A prostate biopsy is a procedure to remove samples of suspicious tissue from the prostate. The prostate is a small, walnut-shaped gland in men that produces fluid that nourishes and transports sperm. It is performed by a doctor who specializes in the urinary system and men’s sex organs (urologist).
Why the Procedure is Performed
A prostate biopsy is used to detect prostate cancer. Your doctor may recommend a prostate biopsy if:
- Results of a prostate-specific antigen (PSA) test are higher than normal for your age
- Your doctor found lumps or other abnormalities during a digital rectal exam
- You’ve had a previous biopsy that was normal, but you still have elevated PSA levels
- A previous biopsy revealed prostate tissue cells that were abnormal but not cancerousHow the Procedure is Performed
Prostate biopsy samples can be collected in different ways. Your prostate biopsy may involve:
- Passing the needle through the wall of the rectum. This is called a trans-rectal biopsy, and it is the most common way of performing a prostate biopsy. Details are described below.
- Collecting a tissue sample through the tip of the penis. This way of performing a prostate biopsy is called a trans-urethral biopsy. A long, thin tube equipped with a camera is passed through the opening (urethra) at the tip of the penis in order to access the prostate.
- Inserting the needle through the area of skin between the anus and scrotum. This type of prostate biopsy involves making a small cut in the area of skin (perineum) between the anus and the scrotum through which a sample of tissue is drawn out.
- For the trans-rectal prostate biopsy, your doctor will start by having you lie on your side, with your knees pulled up to your chest. In some cases, you may be asked to lie on your stomach. After cleaning the area and applying gel, your doctor will gently insert a thin ultrasound probe into your rectum.
- Trans-rectal ultrasonography is used to create images of your prostate using sound waves. Your doctor will use the images to identify the area that needs to be numbed with an anaesthetic injection, if one is used. The ultrasound images are also used to guide the prostate biopsy needle into place.
- An injection of a numbing medication is then used to reduce the discomfort associated with the prostate biopsy. A needle is used to inject the anaesthetic at various points near
the base of the prostate. Once the biopsy device is situated, your doctor will retrieve thin, cylindrical sections of tissue with a hollow, spring-propelled needle. The procedure typically causes a very brief, uncomfortable sensation each time the spring-loaded needle takes a sample. Your doctor may target a suspicious area to biopsy or may take samples from several places in your prostate. In most cases, doctors will take 10 to 12 tissue samples. The entire procedure usually takes about 5 to 10 minutes.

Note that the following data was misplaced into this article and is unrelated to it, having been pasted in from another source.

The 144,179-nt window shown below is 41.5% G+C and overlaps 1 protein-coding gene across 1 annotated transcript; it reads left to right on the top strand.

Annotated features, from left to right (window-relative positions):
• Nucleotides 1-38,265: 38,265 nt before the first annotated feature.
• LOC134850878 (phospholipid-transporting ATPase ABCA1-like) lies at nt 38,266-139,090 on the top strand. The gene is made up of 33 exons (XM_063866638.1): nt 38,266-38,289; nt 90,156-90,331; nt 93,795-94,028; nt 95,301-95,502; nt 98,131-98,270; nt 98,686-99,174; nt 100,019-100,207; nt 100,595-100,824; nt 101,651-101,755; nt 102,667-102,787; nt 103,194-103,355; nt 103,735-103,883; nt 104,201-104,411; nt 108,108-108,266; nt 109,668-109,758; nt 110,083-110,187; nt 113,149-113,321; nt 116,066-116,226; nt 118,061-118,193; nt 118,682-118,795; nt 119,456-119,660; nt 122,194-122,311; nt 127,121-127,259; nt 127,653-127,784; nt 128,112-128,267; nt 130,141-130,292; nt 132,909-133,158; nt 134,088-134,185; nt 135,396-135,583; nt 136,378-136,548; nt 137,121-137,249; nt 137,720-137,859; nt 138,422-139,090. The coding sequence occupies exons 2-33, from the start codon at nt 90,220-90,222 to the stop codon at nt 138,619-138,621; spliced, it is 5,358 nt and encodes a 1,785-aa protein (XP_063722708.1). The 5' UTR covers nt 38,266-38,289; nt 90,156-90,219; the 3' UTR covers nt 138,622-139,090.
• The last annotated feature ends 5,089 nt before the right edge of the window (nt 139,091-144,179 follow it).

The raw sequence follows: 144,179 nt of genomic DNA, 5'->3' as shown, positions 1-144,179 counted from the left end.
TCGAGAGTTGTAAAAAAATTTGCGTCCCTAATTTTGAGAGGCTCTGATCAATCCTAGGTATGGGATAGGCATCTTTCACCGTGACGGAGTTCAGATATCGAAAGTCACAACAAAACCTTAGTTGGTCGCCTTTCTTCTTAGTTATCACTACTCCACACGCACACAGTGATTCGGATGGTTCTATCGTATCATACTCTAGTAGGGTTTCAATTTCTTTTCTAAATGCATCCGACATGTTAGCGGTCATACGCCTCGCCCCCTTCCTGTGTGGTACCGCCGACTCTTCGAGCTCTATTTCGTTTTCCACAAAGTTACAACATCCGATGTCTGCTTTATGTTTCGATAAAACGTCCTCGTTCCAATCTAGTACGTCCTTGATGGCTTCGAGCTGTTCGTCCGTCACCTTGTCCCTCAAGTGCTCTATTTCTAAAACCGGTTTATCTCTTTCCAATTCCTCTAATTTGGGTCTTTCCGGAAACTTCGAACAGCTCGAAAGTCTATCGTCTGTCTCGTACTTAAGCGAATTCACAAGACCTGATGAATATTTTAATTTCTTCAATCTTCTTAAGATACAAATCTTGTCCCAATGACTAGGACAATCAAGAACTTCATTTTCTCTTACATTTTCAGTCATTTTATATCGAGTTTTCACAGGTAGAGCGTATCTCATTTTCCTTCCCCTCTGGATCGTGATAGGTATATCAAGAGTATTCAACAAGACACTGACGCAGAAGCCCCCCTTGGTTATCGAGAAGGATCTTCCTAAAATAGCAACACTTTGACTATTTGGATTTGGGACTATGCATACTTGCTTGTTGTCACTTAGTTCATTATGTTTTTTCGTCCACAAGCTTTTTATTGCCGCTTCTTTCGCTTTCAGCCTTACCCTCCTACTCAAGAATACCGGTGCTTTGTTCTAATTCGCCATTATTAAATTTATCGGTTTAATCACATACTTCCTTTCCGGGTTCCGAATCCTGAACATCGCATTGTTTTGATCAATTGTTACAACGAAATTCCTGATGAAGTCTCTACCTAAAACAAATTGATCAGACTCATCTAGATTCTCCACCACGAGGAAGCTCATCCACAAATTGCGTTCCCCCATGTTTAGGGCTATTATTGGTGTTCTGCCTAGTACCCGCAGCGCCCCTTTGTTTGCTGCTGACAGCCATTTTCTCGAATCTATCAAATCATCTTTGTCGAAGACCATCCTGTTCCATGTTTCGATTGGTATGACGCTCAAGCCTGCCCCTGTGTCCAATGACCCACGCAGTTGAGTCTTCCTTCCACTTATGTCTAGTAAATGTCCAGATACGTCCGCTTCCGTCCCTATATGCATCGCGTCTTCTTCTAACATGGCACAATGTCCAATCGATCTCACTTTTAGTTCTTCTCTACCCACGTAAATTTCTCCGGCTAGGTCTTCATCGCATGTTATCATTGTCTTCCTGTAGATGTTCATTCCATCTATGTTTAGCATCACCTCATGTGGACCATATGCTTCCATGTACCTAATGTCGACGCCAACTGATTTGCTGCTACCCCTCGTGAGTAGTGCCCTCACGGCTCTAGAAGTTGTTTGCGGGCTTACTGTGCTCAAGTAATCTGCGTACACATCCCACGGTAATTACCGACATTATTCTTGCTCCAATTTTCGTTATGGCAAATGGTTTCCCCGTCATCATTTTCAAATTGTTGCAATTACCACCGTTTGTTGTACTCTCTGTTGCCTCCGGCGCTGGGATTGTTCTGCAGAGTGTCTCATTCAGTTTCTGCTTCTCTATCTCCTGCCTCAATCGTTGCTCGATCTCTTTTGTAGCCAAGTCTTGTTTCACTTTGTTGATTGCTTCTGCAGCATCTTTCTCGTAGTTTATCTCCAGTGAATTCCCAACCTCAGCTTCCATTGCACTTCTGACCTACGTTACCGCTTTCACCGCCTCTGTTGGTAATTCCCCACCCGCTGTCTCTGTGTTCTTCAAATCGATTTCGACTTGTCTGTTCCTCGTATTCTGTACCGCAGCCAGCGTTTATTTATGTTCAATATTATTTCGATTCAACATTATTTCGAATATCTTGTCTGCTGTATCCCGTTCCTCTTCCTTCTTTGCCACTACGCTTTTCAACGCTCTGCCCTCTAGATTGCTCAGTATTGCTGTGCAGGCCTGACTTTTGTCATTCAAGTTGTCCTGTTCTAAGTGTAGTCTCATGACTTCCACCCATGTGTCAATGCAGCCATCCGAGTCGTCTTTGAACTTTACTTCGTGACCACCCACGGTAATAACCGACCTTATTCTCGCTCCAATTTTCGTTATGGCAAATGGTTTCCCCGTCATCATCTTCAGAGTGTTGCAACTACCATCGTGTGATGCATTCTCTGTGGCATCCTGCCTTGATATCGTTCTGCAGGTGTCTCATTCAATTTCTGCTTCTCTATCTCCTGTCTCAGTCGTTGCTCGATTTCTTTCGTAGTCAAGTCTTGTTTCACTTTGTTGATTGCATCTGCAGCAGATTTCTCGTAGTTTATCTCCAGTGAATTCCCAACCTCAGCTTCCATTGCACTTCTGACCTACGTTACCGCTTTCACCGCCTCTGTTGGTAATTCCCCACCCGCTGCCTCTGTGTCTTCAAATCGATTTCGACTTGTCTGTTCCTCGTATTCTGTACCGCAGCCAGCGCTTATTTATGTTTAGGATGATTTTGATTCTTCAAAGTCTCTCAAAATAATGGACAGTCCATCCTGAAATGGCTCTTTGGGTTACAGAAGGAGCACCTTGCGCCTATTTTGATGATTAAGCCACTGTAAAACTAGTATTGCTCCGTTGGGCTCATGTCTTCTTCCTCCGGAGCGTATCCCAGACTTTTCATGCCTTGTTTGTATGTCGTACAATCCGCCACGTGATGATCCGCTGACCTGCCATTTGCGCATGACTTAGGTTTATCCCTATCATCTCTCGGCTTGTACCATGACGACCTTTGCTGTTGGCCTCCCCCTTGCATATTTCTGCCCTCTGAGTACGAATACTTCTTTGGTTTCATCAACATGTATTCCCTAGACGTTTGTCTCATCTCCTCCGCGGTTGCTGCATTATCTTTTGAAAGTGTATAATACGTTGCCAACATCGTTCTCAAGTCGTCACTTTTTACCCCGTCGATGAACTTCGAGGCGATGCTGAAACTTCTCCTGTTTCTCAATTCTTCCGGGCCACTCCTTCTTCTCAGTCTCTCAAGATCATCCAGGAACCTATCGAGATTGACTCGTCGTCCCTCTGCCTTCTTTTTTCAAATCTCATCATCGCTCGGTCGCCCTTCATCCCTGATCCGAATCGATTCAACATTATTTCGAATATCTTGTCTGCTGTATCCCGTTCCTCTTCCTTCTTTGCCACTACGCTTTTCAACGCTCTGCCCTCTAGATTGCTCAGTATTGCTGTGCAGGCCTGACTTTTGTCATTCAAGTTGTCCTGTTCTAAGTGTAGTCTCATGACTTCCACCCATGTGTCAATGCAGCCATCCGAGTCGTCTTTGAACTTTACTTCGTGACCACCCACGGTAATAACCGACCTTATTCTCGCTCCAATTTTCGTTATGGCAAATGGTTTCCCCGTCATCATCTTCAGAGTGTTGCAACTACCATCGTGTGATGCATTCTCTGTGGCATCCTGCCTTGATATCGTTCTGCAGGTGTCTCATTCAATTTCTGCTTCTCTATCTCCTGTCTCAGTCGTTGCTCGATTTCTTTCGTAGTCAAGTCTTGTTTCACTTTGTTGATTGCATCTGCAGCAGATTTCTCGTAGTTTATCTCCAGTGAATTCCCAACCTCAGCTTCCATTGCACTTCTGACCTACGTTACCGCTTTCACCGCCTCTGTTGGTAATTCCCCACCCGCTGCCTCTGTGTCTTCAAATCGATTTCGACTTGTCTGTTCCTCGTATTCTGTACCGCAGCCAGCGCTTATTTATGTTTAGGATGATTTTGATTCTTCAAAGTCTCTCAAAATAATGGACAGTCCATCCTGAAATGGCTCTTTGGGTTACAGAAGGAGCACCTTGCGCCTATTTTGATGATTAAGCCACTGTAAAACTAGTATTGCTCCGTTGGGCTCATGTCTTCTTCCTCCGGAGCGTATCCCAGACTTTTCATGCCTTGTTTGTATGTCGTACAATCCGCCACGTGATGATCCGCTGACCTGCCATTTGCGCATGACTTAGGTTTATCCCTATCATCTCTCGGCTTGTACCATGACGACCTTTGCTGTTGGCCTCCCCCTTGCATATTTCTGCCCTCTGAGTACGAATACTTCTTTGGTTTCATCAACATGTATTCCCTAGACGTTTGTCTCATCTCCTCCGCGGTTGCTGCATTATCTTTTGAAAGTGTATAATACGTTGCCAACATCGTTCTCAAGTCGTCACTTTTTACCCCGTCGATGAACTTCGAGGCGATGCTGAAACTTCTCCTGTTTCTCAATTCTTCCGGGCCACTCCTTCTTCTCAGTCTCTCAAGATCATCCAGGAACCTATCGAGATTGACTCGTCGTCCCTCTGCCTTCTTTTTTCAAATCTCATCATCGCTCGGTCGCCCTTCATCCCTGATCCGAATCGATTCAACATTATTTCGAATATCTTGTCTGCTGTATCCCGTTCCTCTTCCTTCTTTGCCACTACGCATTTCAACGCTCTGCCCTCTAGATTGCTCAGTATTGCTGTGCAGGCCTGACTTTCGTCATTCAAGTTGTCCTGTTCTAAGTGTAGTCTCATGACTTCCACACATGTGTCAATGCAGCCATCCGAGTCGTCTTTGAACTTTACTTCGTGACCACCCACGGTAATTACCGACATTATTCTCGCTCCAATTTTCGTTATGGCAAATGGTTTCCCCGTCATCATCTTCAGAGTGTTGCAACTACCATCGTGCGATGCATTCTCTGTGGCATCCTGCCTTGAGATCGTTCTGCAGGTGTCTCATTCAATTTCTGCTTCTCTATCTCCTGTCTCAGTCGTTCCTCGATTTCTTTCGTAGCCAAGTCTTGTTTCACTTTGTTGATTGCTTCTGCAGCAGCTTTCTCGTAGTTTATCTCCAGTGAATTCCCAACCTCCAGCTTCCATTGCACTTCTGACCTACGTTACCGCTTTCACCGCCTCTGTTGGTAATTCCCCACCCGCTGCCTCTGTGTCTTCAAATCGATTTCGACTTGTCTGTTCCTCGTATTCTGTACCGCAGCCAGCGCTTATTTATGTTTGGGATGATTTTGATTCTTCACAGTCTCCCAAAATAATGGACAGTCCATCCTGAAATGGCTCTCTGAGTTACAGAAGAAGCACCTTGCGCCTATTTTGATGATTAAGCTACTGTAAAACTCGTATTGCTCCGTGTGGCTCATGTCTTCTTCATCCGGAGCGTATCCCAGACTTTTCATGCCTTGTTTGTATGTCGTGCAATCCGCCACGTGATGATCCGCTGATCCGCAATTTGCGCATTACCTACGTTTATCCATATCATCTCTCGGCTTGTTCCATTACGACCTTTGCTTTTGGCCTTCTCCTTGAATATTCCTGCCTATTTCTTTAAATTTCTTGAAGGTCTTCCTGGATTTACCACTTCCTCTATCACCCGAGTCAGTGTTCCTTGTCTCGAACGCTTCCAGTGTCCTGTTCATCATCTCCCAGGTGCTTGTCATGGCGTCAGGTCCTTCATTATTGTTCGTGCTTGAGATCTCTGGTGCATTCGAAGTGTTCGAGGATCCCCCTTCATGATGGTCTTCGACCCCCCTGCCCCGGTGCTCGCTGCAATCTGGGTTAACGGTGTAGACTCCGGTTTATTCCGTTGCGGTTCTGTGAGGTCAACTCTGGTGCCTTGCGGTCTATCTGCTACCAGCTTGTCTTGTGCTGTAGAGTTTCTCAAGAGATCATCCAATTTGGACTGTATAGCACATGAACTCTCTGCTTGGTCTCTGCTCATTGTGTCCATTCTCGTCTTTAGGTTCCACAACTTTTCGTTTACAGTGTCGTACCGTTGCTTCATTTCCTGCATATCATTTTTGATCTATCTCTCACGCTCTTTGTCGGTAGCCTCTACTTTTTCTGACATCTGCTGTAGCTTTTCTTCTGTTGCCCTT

How to Prepare For the Procedure
To prepare you for your prostate biopsy, your urologist may have you:
- Stop taking medication that can increase the risk of bleeding, such as warfarin, aspirin, ibuprofen and any herbal supplements for several days before the procedure
- Do a cleansing enema at home before your biopsy appointment
- Take antibiotics 30 to 60 minutes before your prostate biopsy to help prevent infectionDuring the Procedure
You will feel discomfort during the procedure. Try to relax as much as possible and ask for numbing medicine if you still feel unbearable pain after the initial one.
After the Procedure
After a prostate biopsy, you’ll probably need to take an antibiotic for a few days. You may feel slight soreness and have some light bleeding from your rectum.
You may have blood in your urine or stools for a few days. You may also notice that your semen has a red or rust-coloured tint caused by a small amount of blood in your semen. This can last for several weeks. Call your doctor if you feel any of these has lasted for too long or is getting worse.
Common risks associated with a prostate biopsy include:
- Bleeding at the biopsy site (Rectal bleeding)
- Blood in your semen
- Difficulty urinating